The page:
Adam Westbrook // ideas on digital storytelling and publishing

Getting kitted up (again) for video journalism

Posted in Journalism by Adam Westbrook on April 28, 2010

For the first time since I wrote this article in 2008, I have been able to invest in some new kit.

Although my £500 all-in film making gear has given me a great start and helped me produce films in difficult environments, including Baghdad and Basra, I felt it was limiting me in some of the bigger projects I have planned for this year.

Meanwhile the fast moving camera market and an increased interest in audio slideshows have made video capable DSLRs a very practical option in the last year – and I’ve been desperate to get my hands on one.

The camera

The moment to take the plunge came as soon as Canon announced the release of the EOS 550D: a digital SLR camera from the same family as the revolutionary 5D MKII and 7D – but at a fraction of the price.

For between £600-800 you can pick up a 550D and it comes with many of the same features as its more upmarket siblings. Photographically, it does everything the majority of professional DSLRs can do, with high quality RAW images, a range of manual settings, a large sensor and a good LCD screen.

With video it gets interesting: it is more limited than the MKII or 7D but still powerful enough to work for professional video journalism. It shoots in 1080i High Definition at 24fps, and can get up to 50fps at 720 definition. You have full control over aperture, exposure and shutter speed.

The main reason to enter the DSLR market, as well as the fact it enables me to shoot images too, is the potential of the lens. At the moment I have the basic 18-55mm EF lens which will do your basic shots, but I hope to invest in a fast lens before the year is out.

The audio rig

The big  let down with DSLRs (even the best ones) is the poor audio quality. The 550D has an on-board microphone, but I wouldn’t use it to make a phone call, let alone record an interview. It comes with an external 3.5mm audio input, to which I have connected a Rode Videomic, a high quality camera microphone, (£80) as well as my cabled lapel microphone for interviews (£20).

Like all DSLRs this camera has only automatic gain control, so it’ll be interesting to see what the quality is like. You also can’t monitor your sound levels on the camera which is an issue.

As a back up, and for the production of audio slideshows, I have also invested in the Tascam DR-07, a portable audio recorder first recommended by David Stone at BroadcastJournalism.co.uk.

Many DSLR shooters are using audio recorders to record their audio in high quality separately and then syncing it in post production. Software like PluralEyes (www.singularsoftware.com/pluraleyes.html)  makes this possible, but it’s also nothing a simple clap when filming can’t solve.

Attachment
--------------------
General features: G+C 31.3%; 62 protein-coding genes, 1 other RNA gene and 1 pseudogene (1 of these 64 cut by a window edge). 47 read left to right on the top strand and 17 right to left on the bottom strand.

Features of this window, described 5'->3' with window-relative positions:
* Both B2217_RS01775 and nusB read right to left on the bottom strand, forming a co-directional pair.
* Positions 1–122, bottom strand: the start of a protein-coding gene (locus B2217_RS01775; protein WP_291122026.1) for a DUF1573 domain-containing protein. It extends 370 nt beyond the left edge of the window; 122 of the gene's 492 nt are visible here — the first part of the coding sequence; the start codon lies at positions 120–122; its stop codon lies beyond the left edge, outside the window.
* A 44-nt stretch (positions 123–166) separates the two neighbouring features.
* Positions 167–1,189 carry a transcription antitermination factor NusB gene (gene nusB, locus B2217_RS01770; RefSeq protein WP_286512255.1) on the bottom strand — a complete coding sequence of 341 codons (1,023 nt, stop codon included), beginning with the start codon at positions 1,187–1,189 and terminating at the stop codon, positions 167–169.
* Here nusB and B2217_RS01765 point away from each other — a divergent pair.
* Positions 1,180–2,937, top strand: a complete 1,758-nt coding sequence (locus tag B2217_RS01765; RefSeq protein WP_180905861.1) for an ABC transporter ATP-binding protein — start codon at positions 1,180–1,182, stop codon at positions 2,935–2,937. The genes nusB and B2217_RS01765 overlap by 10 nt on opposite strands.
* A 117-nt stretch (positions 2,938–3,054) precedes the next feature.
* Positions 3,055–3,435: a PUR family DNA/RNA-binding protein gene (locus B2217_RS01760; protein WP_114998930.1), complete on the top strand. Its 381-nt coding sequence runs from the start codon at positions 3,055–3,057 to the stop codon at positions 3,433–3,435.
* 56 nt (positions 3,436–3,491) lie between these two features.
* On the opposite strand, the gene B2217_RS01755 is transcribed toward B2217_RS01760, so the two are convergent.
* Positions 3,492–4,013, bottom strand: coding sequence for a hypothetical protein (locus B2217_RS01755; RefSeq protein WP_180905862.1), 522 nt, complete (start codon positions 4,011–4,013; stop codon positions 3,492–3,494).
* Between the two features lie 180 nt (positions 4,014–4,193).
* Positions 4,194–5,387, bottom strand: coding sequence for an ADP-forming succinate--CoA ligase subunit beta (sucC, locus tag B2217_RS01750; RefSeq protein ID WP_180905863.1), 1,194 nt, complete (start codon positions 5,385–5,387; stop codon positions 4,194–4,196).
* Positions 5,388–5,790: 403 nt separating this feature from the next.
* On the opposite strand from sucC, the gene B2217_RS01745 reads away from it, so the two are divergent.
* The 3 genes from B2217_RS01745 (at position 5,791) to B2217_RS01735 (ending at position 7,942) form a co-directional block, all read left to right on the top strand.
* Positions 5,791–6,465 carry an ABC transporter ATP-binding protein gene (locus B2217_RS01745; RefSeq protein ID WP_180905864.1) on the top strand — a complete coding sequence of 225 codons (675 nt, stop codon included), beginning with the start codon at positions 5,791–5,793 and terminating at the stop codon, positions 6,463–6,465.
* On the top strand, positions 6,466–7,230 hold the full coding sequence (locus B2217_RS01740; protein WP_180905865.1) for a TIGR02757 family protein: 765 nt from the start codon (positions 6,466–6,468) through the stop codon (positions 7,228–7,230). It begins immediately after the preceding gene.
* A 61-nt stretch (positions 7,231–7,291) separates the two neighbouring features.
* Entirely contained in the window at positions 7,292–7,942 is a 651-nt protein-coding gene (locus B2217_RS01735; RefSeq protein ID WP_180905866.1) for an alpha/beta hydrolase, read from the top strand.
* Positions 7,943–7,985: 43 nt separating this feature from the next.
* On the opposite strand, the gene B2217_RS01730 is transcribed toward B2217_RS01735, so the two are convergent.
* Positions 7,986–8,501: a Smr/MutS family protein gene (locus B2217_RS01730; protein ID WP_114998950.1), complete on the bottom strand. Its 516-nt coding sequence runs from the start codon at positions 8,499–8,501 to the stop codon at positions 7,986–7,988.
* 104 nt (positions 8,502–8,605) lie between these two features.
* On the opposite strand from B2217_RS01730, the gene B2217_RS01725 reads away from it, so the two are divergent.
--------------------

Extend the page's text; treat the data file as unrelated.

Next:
I have yet to give these a good test yet, but it’ll be interesting to see whether audio becomes a deal breaker.

The extras

I’m recording onto a Class6 SD card, and I also needed a new tripod. Manfrotto’s Modo is both affordable (£40) and very light and small – but exceptionally versatile. With fully flexible legs and a good quality ball cam head it’s a big improvement on my previous rig.

I’m also keeping my Kodak Zi8 with me and for the time being I still have the handy Panasonic NVDX100, although probably not for much longer.

The Workflow

The one thing I’ve learned from experimenting with lots of different kit over the years is the importance of researching a workflow. That means the step-by-step process it would take to shoot footage and get it edited.

For example, did you know although the Canon 550D shoots in .mov format, it needs to be transcoded through Pro-Res before it can be used in Final Cut Pro? Experts like Dan Chung and Philip Bloom are good stops to find stuff like this out as well as all the forums out there.

I’m currently shooting my first commission with the new kit ahead of the General Election; as soon  as a finished product is available I’ll post it up.

DSLRs which shoot video remain a controversial topic, with some offering high praise, others critical of the set up. Personally I think they offer huge potential, if you’re prepared to work around some of the early problems. Sure, I never thought I’d have to sync audio from two different devices, but it really doesn’t add much to my time in the edit.

Why the DSLR is changing video journalism

Posted in Broadcasting and Media, Journalism by Adam Westbrook on March 15, 2010

Photo: Dan Chung

This isn’t the first time I’ve harped on about the need for video journalism to break away from the rules and conventions of TV news. Other, smarter, people have done it too.

Thing is, where are we seeing this happen? Video journalists working with traditional (albeit smaller) cameras are generally producing “TV” news, solo.

Flipcams, like the Kodak Zi8, are proving they can compete with the big boys in some instances…although still mimicking the old guard.

One camera is threatening to give the rules the rewriting they deserve.

A new range of digital SLR cameras are now capable of shooting HD video, through the most awesome quality photographic lenses. And it’s getting photographers and videographers very excited.

At the top of the pile is Canon’s 5D MkII which comes in at a hefty £2,5000. Cheaper, but still very high quality is the Canon 7D, roughly just over £1,000. And now Canon have brought out their cheapest one yet – the 550D. It shoots HD video at either 25 frames per second or up to 60 frames per second at a lower quality. It’s got an external microphone input, so you’ll get good quality sound, and you can attach any Canon lens onto it to get a wide range of gorgeous images…it’ll set you back £700.